One example of this is the Global Information Assurance Certification (GIAC) program formed by the SANS Institute. This program offers 30 different certifications including the GIAC Certified Incident Handler (GCIH).  The process of achieving the GCIH certification covers the basic steps of the incident handling process, the detection of malicious applications and network activity, the education of common attack techniques, the analysis of system and network vulnerabilities and the continuous process improvement of discovering the root causes of incidents.

Another example is the CERT-Certified Computer Security Incident Handler Certification (CSIH) that is offered by the Software Engineering Institute (SEI), home of CERT/CC.  The CSIH examination covers protection of infrastructure, event and incident detection, triage and incident analysis and sustainable incident response capabilities.

Neither of these certifications have any required training prerequisites in order to sit for the exam, although both the SANS Institute and the SEI offer a number of basic and advanced incident handling courses that would make a good training curriculum plus professional certification for an incident handler. 

What is US-CERT?

US-CERT is an acronym that stands for the United States Computer Emergency Readiness Team.  The use of the word “readiness” was intended to give an indication of its focus on being proactive, or “ready,” for emergencies rather than being reactive and concentrated on response. The stated mission of US-CERT says, “US-CERT is responsible for analyzing and reducing cyber threats and vulnerabilities, disseminating cyber threat warning information and coordinating incident response activities.”


On September 2003, the US Department of Homeland Security (DHS) announced a partnership with the CERT Coordination Center at the Software Engineering Institute to create the US-CERT as a “coordination point for prevention, detection and response to cyberattacks across the internet.”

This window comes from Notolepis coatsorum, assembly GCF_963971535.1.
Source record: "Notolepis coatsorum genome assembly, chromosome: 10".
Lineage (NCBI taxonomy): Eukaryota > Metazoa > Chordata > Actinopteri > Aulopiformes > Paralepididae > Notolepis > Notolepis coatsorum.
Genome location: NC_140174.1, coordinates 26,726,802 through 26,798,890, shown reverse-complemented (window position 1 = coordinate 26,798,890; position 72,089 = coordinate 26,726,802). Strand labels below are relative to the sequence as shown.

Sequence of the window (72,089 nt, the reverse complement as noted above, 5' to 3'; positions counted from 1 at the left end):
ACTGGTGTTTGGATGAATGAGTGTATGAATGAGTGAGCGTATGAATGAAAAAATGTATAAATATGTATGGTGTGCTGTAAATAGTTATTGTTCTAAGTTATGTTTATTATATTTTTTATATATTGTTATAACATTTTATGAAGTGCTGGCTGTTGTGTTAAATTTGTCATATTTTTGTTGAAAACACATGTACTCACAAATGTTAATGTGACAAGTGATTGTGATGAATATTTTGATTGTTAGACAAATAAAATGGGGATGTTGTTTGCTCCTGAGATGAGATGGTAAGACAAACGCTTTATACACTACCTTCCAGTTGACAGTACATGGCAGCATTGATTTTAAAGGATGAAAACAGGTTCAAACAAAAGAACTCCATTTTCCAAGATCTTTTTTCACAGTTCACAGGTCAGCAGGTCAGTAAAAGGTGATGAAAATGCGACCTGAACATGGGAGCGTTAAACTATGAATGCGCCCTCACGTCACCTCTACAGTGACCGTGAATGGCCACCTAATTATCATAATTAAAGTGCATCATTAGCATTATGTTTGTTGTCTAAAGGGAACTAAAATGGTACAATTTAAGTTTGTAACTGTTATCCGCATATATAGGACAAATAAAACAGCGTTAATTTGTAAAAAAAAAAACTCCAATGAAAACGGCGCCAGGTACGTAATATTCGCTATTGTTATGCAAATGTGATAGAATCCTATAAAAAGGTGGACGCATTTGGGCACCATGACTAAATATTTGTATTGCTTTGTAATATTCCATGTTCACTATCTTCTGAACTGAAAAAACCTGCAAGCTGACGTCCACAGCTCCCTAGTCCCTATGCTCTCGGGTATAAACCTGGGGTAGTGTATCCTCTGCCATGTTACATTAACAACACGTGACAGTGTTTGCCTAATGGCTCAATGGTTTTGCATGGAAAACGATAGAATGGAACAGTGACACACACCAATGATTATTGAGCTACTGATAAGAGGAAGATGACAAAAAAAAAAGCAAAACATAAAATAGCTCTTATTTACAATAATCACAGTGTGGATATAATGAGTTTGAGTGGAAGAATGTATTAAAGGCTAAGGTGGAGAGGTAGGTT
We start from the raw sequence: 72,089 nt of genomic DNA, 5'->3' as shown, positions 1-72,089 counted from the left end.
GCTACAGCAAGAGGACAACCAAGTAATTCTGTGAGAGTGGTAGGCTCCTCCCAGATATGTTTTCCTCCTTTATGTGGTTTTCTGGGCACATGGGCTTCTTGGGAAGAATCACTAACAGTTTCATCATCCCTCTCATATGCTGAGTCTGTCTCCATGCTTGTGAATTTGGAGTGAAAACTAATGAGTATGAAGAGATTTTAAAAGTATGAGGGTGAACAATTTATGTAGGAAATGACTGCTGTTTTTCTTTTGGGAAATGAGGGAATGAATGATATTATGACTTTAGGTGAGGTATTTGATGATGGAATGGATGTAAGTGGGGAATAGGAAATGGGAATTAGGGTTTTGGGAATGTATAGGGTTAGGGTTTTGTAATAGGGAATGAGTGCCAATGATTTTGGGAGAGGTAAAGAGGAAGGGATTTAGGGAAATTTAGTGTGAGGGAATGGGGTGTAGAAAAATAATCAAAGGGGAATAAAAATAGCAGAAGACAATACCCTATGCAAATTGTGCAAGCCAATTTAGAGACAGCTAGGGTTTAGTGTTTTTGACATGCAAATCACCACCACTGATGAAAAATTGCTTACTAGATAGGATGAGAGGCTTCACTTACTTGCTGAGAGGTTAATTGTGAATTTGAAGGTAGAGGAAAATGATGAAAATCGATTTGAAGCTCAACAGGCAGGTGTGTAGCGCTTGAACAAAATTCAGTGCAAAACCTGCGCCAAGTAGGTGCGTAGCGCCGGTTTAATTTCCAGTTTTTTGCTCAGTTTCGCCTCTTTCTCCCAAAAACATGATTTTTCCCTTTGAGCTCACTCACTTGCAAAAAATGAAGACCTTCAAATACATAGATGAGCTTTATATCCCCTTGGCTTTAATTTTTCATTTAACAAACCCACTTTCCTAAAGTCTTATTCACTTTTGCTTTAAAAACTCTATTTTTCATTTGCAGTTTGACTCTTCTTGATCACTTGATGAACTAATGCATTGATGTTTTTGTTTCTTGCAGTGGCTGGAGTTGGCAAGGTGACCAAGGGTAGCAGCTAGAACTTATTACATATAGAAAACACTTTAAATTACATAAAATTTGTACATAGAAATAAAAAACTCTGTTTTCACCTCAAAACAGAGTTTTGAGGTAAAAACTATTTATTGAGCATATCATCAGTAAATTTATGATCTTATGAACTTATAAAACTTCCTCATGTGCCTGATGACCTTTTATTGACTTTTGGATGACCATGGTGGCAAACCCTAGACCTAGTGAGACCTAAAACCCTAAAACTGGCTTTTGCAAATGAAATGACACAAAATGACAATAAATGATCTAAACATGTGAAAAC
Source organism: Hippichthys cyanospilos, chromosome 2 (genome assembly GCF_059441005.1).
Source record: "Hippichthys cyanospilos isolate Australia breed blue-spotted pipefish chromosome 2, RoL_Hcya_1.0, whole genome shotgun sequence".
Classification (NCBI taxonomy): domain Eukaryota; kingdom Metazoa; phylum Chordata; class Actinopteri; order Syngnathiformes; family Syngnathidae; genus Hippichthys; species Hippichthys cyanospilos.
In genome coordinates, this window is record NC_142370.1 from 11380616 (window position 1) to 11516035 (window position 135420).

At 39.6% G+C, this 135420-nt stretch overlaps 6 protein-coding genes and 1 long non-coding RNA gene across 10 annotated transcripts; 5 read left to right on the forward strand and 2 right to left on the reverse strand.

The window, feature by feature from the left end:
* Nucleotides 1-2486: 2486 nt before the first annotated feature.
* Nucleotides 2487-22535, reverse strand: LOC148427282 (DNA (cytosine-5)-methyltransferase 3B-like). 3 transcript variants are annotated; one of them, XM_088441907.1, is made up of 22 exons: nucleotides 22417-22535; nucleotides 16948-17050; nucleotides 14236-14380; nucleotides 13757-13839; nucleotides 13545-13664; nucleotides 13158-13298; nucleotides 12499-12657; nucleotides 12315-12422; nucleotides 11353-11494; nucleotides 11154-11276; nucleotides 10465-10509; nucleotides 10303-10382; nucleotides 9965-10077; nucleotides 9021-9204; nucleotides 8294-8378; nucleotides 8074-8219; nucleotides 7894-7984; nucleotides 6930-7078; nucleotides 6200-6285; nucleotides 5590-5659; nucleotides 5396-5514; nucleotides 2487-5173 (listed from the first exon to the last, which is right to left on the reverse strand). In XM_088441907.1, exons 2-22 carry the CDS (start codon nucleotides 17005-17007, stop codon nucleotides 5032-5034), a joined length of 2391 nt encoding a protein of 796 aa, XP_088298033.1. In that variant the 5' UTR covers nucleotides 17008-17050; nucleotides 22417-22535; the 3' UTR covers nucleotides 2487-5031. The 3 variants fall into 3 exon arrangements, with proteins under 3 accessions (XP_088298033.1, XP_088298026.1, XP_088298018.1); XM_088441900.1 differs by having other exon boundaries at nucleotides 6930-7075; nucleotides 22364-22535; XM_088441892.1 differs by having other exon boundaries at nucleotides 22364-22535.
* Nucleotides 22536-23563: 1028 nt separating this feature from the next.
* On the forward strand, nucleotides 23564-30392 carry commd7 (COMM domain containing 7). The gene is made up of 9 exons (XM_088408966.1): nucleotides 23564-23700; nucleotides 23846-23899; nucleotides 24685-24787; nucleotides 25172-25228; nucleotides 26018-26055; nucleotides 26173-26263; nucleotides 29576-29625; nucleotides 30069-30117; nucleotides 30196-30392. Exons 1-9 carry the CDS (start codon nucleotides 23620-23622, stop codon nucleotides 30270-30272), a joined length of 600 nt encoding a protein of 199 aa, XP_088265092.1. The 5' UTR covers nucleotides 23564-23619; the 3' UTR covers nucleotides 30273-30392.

Then in 2017, the DHS streamlined its organizational structure, moving US-CERT along with other operational functions, into the National Cybersecurity Communications and Integration Center (NCCIC). The NCCIC operated as the surviving entity until November 2018. At this time, the Cybersecurity and Infrastructure Security Agency (CISA) was created as a standalone agency within the DHS and incorporated the NCCIC, including what was the US-CERT, into its Cybersecurity Division.

As of now, all web pages associated with the domain now lead to web pages branded by CISA.  The URL now goes to a CISA web page that announces the NCCIC as “the nation’s flagship cyber defense, incident response and operational integration center.”


The CISA acts as the risk advisor to the United States in regards to online or virtual security threats and incidents. This is executed through the combination of research and development with threat intelligence and government policy. The organization’s capabilities include federal network monitoring and protection, infrastructure resilience and emergency communications.

Additionally, the CISA provides cybersecurity knowledge and best practices to other government organizations in order to protect the nation’s resources.

What is a Community Emergency Response Team?

There is another kind of organization that commonly uses the CERT acronym.  It is also an incident response organization, but it has a different focus and constituency in mind.  It is the Community Emergency Response Team (CERT).

A community emergency response team program is administered by the US Department of Homeland Security (DHS) and is designed to educate and train the American public about disaster preparedness and disaster response. Some of the skills taught by this CERT organization include how to safely respond to manmade and natural disasters, organize basic disaster response, prepare for emergencies, perform search and rescue and administer first aid.

This was last updated in January 2024